King County and Seattle Public Health reported an unusual number in its latest daily update on new COVID-19 cases and deaths: zero.
For the first time since the onset of the outbreak, the county did not record an official COVID-19 related death in its tally Wednesday leaving the death total at 514.
While a day without another death from the virus is undoubtedly good news, the trend of new cases remains on a stubbornly slow downward course. Wednesday’s tally brought 86 new cases in King County — just short of the daily average reported so far in May but also the highest tally recorded in a week.
Is it true that nobody died from coronavirus in King County on Wednesday? Maybe. The reporting system has been corrected from time to time with cases removed or added. King County is also not counting more than 300 positive cases identified through antibody testing after a decision in early May due to concern about “the validity of results” from serological procedures.
In King County, determination of what deaths are attributed to COVID-19 in the publicly available reporting hinges on the decision of a physician if the person died of natural causes, or “a coroner/medical examiner if injury or poison was involved in the death,” a Public Health spokesperson told CHS in April.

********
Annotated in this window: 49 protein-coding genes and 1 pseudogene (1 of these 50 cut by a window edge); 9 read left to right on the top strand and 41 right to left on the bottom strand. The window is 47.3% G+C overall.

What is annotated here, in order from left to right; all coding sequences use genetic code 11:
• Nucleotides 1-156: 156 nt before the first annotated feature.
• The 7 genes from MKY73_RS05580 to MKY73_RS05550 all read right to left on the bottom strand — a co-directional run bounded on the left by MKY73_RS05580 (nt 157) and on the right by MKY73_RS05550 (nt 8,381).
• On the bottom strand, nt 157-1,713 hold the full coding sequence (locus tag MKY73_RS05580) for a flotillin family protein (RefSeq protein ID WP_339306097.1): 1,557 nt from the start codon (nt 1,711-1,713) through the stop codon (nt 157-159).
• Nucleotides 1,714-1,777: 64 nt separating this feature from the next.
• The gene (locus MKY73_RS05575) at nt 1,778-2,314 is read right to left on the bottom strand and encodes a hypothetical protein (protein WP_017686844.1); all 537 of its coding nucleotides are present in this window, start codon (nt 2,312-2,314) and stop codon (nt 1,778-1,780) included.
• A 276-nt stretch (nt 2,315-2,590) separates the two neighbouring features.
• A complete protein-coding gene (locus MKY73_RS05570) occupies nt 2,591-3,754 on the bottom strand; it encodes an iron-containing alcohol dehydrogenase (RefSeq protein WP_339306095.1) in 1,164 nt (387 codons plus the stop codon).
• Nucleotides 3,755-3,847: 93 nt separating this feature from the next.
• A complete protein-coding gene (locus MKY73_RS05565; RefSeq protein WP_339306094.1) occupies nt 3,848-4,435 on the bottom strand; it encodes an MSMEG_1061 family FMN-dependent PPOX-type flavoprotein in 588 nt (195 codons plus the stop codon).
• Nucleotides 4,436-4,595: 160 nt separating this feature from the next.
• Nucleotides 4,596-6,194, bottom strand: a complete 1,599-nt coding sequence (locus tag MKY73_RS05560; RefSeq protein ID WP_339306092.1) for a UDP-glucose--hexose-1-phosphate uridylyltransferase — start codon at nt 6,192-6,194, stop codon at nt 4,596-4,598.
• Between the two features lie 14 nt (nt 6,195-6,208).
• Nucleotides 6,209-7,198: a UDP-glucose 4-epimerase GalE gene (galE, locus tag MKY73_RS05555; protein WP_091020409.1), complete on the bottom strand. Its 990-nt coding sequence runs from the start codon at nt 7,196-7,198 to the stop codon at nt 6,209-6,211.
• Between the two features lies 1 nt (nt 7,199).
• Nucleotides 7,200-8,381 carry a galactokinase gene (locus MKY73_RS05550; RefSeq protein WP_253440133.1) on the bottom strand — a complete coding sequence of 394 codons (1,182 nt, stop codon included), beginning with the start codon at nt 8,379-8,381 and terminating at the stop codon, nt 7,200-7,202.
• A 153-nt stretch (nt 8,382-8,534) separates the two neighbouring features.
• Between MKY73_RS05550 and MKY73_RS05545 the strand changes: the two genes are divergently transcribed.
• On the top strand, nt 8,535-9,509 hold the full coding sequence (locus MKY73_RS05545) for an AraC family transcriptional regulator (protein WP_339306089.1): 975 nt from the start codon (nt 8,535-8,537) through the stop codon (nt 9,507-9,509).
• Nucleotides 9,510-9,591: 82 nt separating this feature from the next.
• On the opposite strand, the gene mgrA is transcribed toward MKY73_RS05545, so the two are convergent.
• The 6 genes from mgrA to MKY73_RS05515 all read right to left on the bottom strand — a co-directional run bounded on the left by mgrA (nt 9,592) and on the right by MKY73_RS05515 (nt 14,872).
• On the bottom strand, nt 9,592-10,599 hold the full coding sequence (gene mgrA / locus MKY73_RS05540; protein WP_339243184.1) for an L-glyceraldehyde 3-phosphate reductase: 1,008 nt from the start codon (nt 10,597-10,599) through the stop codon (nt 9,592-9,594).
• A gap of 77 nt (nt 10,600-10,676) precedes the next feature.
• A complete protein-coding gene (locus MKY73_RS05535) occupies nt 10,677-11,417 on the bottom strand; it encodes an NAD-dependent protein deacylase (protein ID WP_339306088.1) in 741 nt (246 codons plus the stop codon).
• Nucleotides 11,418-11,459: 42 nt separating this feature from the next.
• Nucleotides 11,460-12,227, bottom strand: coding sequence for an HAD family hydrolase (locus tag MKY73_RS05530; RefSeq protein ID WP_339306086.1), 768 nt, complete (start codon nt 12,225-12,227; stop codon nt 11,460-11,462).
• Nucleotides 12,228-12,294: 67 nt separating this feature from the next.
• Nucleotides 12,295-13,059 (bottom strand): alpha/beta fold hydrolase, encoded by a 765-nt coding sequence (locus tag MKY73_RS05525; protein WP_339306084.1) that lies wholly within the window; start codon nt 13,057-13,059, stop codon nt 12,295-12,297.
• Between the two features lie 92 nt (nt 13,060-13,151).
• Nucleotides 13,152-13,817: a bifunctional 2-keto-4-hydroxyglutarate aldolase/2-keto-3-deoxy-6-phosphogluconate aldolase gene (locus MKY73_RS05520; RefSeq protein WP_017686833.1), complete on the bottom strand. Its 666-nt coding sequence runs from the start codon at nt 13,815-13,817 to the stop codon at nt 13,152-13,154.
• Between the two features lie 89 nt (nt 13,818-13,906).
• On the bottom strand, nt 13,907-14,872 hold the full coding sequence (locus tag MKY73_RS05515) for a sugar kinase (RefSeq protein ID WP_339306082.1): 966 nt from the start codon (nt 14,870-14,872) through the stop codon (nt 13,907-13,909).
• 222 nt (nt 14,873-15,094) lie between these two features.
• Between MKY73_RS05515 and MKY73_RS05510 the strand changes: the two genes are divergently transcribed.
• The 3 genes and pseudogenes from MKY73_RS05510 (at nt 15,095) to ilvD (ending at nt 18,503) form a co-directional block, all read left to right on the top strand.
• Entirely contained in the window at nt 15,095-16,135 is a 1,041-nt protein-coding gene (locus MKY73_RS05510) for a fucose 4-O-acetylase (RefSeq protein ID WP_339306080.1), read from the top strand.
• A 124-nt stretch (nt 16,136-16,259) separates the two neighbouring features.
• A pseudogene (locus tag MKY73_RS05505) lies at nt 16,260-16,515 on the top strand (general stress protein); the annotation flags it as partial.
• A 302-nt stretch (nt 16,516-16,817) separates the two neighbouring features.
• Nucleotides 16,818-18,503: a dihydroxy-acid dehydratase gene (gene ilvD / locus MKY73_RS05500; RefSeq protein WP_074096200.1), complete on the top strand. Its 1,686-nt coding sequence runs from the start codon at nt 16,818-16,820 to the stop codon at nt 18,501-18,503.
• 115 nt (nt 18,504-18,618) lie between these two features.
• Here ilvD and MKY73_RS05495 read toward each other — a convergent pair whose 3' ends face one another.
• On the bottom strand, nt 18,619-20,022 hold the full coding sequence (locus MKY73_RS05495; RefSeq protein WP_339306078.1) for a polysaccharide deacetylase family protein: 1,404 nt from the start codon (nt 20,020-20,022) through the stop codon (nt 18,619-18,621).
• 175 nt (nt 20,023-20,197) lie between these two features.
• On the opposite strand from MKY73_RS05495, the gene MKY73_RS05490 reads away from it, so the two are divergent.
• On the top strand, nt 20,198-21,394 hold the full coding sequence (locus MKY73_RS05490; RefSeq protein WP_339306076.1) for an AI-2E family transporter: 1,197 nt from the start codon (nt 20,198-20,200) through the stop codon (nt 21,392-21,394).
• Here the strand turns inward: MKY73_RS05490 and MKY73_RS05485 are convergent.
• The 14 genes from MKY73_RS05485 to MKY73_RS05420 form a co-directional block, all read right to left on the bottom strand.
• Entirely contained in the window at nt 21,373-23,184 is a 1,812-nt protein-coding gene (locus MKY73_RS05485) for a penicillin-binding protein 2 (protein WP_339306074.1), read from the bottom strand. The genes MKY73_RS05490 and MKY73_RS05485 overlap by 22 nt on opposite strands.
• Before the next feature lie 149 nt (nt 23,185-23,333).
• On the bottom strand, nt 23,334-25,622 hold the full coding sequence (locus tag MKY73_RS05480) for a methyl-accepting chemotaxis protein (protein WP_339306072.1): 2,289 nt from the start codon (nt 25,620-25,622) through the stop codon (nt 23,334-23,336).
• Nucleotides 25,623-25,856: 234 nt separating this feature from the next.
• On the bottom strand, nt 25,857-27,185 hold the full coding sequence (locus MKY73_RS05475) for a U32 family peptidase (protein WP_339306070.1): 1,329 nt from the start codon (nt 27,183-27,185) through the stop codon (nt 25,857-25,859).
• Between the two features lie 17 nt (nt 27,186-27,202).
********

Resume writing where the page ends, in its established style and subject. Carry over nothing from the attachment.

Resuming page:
“For any King County resident whose death certificate includes COVID-19 as either a primary or contributing cause of death, we would count toward our overall COVID death count,” the spokesperson said.
At the state level, Washington has reached 983 deaths — below some of the earlier forecasts but still a staggering total. The state was also working with UW Medicine to study total mortality in Washington to look for “excess deaths” that could be another measure of the outbreak’s impact.
The state is also tracking the portion of Washington cases reported at long term care facilities including nursing homes, assisted living facilities, or adult family homes. 19% of total cases and 61% of total deaths — 587 people — “have been identified as associated with a long term care facility,” according to the latest report.
The day of “zero deaths” in King County comes as state and local officials have changed course and say resources are finally in place for wider scale testing. Meanwhile, Monday will bring new guidelines requiring face masks in Seattle and King County in “indoor public spaces or confined spaces.”
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